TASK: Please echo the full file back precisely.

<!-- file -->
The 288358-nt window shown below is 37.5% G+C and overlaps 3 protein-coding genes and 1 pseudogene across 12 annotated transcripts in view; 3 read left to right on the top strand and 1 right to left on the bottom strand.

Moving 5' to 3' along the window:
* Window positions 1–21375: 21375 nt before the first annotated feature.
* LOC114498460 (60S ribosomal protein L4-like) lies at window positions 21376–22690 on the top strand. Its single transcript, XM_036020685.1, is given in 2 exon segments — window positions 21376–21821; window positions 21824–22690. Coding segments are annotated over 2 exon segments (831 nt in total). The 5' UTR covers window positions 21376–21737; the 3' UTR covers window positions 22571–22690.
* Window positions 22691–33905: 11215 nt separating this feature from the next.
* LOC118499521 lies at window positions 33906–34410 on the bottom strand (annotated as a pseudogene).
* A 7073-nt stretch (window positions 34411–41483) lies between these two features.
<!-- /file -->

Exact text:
The 288358-nt window shown below is 37.5% G+C and overlaps 3 protein-coding genes and 1 pseudogene across 12 annotated transcripts in view; 3 read left to right on the top strand and 1 right to left on the bottom strand.

Moving 5' to 3' along the window:
* Window positions 1–21375: 21375 nt before the first annotated feature.
* LOC114498460 (60S ribosomal protein L4-like) lies at window positions 21376–22690 on the top strand. Its single transcript, XM_036020685.1, is given in 2 exon segments — window positions 21376–21821; window positions 21824–22690. Coding segments are annotated over 2 exon segments (831 nt in total). The 5' UTR covers window positions 21376–21737; the 3' UTR covers window positions 22571–22690.
* Window positions 22691–33905: 11215 nt separating this feature from the next.
* LOC118499521 lies at window positions 33906–34410 on the bottom strand (annotated as a pseudogene).
* A 7073-nt stretch (window positions 34411–41483) lies between these two features.